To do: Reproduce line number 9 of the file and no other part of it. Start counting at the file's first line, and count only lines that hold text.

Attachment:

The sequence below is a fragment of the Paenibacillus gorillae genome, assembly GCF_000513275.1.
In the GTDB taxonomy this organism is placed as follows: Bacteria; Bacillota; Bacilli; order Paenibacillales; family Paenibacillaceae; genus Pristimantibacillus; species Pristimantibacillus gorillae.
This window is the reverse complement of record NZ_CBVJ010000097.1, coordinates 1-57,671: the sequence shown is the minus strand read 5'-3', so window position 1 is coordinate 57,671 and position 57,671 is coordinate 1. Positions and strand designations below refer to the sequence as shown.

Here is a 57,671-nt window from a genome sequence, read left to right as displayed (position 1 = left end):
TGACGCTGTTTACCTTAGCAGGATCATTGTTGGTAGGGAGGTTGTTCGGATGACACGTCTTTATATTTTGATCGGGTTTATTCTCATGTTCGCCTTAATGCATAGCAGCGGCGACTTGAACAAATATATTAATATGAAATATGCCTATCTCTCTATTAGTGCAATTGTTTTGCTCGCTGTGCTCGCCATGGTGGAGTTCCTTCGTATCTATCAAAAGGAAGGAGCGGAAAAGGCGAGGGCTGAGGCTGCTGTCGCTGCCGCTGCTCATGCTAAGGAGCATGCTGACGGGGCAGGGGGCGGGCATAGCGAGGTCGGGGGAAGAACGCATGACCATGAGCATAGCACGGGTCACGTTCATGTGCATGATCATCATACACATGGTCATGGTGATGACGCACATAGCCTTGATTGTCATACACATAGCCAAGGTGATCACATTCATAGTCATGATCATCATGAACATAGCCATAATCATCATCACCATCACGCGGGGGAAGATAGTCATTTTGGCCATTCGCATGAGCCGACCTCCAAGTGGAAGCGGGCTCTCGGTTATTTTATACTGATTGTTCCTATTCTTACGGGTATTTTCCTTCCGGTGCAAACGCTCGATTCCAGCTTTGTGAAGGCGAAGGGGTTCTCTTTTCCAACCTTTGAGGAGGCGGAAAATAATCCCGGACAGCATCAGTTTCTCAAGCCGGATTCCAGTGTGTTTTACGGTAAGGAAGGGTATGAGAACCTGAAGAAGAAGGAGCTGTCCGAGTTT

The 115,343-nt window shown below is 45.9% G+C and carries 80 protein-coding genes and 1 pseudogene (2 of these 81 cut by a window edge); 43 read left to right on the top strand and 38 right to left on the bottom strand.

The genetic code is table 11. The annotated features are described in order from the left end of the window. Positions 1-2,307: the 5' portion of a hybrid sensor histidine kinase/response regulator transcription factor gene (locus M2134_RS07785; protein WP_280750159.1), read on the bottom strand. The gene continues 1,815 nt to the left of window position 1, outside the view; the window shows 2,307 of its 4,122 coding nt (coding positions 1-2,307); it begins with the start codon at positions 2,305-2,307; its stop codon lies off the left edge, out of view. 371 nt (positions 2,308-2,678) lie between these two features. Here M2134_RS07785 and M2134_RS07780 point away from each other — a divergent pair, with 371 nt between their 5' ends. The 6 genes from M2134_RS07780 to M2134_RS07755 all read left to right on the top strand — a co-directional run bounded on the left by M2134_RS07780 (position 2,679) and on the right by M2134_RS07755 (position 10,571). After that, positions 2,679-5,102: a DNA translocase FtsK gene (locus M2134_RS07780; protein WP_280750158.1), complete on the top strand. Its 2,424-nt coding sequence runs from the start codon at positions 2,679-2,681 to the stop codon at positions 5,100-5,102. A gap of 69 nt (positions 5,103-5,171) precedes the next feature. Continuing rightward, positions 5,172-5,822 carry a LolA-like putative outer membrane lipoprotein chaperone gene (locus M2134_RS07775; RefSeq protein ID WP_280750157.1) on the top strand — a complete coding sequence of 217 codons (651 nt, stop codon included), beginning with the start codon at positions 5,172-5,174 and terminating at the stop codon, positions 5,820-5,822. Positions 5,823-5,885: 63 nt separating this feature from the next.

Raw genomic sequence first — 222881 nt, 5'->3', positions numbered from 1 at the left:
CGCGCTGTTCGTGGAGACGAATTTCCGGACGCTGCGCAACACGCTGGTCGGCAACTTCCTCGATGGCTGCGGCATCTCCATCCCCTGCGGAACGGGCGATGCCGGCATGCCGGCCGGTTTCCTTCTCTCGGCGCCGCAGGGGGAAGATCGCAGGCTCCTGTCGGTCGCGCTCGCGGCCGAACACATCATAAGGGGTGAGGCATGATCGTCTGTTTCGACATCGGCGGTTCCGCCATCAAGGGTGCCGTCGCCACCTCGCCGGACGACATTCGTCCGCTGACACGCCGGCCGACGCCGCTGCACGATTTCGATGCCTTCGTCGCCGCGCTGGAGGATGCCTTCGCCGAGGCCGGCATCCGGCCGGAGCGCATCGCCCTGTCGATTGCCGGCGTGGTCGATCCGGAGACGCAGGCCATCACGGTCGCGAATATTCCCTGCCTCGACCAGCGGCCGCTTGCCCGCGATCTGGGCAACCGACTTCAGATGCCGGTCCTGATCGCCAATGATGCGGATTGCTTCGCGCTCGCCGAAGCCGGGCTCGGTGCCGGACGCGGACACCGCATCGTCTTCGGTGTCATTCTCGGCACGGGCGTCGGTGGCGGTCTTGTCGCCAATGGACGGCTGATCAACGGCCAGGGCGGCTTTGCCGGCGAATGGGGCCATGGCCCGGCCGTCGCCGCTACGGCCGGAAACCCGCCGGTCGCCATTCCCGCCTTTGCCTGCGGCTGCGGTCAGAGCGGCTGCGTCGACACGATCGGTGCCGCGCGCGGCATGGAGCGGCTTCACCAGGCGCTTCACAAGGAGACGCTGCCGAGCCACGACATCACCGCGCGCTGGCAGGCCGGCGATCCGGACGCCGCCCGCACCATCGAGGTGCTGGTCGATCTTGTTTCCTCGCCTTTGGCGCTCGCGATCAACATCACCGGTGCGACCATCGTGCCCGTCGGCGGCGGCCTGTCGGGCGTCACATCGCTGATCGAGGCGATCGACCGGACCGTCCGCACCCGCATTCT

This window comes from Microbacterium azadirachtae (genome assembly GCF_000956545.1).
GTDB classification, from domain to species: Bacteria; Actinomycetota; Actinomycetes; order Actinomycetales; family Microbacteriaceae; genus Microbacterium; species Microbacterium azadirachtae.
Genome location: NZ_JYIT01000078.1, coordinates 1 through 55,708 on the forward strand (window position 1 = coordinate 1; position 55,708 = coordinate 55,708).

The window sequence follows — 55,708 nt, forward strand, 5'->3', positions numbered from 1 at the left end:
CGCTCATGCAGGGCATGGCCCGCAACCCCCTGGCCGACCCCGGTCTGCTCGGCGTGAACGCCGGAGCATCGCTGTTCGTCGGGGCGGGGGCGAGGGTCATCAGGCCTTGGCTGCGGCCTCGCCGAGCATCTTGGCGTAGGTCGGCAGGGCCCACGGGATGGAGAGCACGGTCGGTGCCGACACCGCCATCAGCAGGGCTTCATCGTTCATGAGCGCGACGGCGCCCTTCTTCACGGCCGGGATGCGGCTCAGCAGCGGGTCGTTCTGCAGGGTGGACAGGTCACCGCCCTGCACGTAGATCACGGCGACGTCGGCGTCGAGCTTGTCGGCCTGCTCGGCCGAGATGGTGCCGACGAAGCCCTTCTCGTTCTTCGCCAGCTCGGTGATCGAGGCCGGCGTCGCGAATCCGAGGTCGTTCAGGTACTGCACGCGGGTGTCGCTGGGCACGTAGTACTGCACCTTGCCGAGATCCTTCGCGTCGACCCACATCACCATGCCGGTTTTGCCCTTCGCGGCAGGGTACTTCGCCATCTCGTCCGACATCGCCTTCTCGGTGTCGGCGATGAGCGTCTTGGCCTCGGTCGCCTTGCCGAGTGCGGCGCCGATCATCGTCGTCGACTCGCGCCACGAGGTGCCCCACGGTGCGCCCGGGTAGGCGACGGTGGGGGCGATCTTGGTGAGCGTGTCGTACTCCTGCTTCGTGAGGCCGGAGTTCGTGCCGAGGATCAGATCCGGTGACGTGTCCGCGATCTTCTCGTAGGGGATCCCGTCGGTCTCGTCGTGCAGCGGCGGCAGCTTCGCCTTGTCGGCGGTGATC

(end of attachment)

CGCGCTGTTCGTGGAGACGAATTTCCGGACGCTGCGCAACACGCTGGTCGGCAACTTCCTCGATGGCTGCGGCATCTCCATCCCCTGCGGAACGGGCGATGCCGGCATGCCGGCCGGTTTCCTTCTCTCGGCGCCGCAGGGGGAAGATCGCAGGCTCCTGTCGGTCGCGCTCGCGGCCGAACACATCATAAGGGGTGAGGCATGATCGTCTGTTTCGACATCGGCGGTTCCGCCATCAAGGGTGCCGTCGCCACCTCGCCGGACGACATTCGTCCGCTGACACGCCGGCCGACGCCGCTGCACGATTTCGATGCCTTCGTCGCCGCGCTGGAGGATGCCTTCGCCGAGGCCGGCATCCGGCCGGAGCGCATCGCCCTGTCGATTGCCGGCGTGGTCGATCCGGAGACGCAGGCCATCACGGTCGCGAATATTCCCTGCCTCGACCAGCGGCCGCTTGCCCGCGATCTGGGCAACCGACTTCAGATGCCGGTCCTGATCGCCAATGATGCGGATTGCTTCGCGCTCGCCGAAGCCGGGCTCGGTGCCGGACGCGGACACCGCATCGTCTTCGGTGTCATTCTCGGCACGGGCGTCGGTGGCGGTCTTGTCGCCAATGGACGGCTGATCAACGGCCAGGGCGGCTTTGCCGGCGAATGGGGCCATGGCCCGGCCGTCGCCGCTACGGCCGGAAACCCGCCGGTCGCCATTCCCGCCTTTGCCTGCGGCTGCGGTCAGAGCGGCTGCGTCGACACGATCGGTGCCGCGCGCGGCATGGAGCGGCTTCACCAGGCGCTTCACAAGGAGACGCTGCCGAGCCACGACATCACCGCGCGCTGGCAGGCCGGCGATCCGGACGCCGCCCGCACCATCGAGGTGCTGGTCGATCTTGTTTCCTCGCCTTTGGCGCTCGCGATCAACATCACCGGTGCGACCATCGTGCCCGTCGGCGGCGGCCTGTCGGGCGTCACATCGCTGATCGAGGCGATCGACCGGACCGTCCGCACCCGCATTCT